Posted by: Jules Birch06/03/2012
Can cutting red tape for housebuilders deliver the new homes and growth the government needs? Here’s why I’m sceptical.
Clive Betts summed up the problem neatly when Grant Shapps appeared before the Communities and Local Government committee at the end of January. With household formation running at 250,000 a year, social sector output around 40,000 to 50,000 a year and the private sector never building more than 150,000 in recent times, the committee chair asked who would build the rest?
The answer from Shapps was that the housing strategy listed 100 different ways to fill the gap. Reform of planning, 100,000 right to buy sales to generate the money for 100,000 homes, 100,000 homes on public sector land and the mortgage indemnity scheme were just four of them. When pressed he added ‘not piling costs on developers’ to the list. ‘That was completely counter-productive and led to the lowest house building since the 1920s. If you keep saying to developers, “Oh, and by the way, whilst you are building these homes, we also expect you to deliver X, Y, Z in addition,” then unsurprisingly you get to the point where it is just unsustainable for them to build the homes. I have been trying to loosen the load on developers in order for them to get the homes built, and there is a commitment in the last Budget to make sure that we are not loading on new bureaucracy and red tape. Indeed, we are cutting it by 2015.’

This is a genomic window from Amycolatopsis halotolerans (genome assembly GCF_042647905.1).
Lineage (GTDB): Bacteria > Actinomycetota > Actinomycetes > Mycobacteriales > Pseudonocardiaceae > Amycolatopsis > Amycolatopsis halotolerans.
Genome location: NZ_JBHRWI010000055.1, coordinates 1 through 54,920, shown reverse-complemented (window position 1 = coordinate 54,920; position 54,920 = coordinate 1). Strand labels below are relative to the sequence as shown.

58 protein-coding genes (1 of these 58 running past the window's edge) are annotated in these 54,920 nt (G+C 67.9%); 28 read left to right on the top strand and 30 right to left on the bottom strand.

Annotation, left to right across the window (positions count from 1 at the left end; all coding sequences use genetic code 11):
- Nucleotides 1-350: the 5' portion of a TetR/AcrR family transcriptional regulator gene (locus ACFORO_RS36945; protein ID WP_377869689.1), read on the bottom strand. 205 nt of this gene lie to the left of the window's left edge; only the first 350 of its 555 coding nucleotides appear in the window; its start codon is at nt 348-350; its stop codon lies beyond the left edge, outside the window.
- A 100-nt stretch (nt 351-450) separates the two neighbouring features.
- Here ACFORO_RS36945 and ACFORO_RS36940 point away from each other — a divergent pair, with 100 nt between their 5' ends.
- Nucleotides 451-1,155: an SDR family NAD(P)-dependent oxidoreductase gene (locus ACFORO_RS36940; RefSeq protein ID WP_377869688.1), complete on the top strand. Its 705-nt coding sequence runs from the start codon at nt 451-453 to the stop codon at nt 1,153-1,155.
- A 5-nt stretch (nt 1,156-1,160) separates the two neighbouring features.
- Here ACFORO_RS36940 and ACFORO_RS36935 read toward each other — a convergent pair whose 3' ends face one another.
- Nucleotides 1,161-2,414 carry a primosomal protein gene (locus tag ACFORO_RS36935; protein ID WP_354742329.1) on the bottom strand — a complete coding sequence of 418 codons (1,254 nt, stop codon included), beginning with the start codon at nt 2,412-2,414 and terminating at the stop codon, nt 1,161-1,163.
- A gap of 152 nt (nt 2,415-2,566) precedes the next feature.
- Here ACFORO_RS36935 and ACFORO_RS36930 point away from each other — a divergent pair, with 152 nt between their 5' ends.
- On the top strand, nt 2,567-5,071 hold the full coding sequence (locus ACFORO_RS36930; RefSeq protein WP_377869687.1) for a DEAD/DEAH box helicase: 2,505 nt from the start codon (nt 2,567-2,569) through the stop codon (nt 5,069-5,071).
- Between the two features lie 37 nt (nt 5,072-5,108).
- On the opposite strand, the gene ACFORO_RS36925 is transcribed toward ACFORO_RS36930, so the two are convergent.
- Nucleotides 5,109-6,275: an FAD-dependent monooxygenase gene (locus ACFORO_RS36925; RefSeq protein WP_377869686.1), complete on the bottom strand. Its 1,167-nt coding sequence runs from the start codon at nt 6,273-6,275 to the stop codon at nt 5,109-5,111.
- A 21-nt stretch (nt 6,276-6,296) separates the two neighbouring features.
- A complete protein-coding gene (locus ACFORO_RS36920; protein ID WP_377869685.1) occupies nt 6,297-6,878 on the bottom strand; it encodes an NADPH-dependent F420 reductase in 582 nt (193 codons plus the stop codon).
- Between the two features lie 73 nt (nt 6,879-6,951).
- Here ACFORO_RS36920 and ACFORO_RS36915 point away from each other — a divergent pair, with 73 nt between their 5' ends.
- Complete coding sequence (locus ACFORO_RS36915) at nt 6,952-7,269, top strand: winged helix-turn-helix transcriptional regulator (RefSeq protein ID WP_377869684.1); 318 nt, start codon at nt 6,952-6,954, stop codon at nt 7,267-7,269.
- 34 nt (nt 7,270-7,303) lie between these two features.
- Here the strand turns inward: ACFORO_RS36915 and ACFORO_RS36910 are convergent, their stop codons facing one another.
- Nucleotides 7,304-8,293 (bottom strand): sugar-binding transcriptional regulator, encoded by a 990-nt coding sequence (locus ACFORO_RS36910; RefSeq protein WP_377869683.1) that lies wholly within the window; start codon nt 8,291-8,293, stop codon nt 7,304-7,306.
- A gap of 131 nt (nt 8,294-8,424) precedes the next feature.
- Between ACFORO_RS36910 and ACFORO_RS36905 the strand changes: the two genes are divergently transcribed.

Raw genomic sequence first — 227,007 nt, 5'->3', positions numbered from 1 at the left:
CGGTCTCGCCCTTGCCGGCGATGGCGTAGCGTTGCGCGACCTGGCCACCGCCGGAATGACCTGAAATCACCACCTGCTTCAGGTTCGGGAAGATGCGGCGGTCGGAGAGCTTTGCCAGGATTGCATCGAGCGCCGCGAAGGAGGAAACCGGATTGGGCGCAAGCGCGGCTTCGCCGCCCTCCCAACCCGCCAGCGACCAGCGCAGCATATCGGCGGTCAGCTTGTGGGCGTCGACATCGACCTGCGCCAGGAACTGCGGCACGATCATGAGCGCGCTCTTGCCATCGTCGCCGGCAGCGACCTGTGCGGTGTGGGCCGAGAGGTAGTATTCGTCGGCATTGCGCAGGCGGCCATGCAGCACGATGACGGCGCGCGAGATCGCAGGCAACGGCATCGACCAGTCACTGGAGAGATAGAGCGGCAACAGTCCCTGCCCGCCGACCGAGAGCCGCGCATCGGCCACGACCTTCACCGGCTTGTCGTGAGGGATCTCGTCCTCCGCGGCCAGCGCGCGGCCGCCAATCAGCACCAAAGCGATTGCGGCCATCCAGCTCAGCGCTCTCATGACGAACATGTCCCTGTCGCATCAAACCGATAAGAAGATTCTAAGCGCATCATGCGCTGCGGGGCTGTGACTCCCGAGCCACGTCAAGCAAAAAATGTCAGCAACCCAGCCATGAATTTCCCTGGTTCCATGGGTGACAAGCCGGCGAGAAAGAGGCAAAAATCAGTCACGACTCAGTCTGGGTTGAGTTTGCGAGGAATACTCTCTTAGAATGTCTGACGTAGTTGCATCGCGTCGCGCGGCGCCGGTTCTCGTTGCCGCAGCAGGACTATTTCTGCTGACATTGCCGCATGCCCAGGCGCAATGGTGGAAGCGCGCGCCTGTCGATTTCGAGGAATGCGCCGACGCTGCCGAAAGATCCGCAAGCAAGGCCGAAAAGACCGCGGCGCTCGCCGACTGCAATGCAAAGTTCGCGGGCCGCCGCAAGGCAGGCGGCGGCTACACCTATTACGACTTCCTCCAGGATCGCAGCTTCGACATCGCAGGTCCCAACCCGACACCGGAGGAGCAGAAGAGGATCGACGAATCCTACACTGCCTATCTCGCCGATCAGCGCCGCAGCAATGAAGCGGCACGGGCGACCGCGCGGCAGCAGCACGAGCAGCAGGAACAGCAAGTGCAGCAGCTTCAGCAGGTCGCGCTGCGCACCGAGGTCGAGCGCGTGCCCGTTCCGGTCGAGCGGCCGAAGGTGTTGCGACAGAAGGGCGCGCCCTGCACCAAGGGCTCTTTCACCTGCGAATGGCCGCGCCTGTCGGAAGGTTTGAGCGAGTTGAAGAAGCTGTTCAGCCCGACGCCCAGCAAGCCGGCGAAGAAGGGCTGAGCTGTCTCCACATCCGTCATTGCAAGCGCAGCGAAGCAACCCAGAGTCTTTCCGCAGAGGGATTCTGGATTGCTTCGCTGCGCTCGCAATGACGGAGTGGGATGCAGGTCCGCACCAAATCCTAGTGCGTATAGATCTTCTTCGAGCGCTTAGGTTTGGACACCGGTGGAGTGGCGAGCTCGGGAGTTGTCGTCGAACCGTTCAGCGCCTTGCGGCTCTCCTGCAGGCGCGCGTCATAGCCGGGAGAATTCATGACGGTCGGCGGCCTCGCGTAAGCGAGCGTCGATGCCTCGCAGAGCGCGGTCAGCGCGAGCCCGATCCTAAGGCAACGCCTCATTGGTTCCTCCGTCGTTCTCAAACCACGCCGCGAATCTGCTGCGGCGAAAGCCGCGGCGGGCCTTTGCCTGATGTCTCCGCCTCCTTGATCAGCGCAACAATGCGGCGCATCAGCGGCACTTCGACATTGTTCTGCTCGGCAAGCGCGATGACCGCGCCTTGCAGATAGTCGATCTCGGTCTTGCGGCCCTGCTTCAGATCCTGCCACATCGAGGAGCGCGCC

Nobody could accuse him of failing to back his words with actions. Even before the housing strategy was published, the government was introducing changes likely to boost the value of housebuilders’ land holdings by hundreds of millions of pounds. Design and sustainability standards, a weaker definition of zero carbon and reform of section 106 were all targetted from 2010. Labour’s HomeBuy Direct gave way to the coalition’s FirstBuy and record low interest rates continued to put a floor under house prices.
The housing strategy extended the subsidy still further. There was not just the £400m Get Britain Building Fund and NewBuy, as mentioned by Shapps, and confirmation of the other deregulation, but a new consultation on proposals to allow developers to require local authorities to reconsider section 106 agreements agreed in more prosperous market conditions prior to April 2010. To give some idea of the scale of that last subsidy, research for the DCLG estimates that section 106 deals worth £9 billion were agreed in 2006/07 and 2007/08.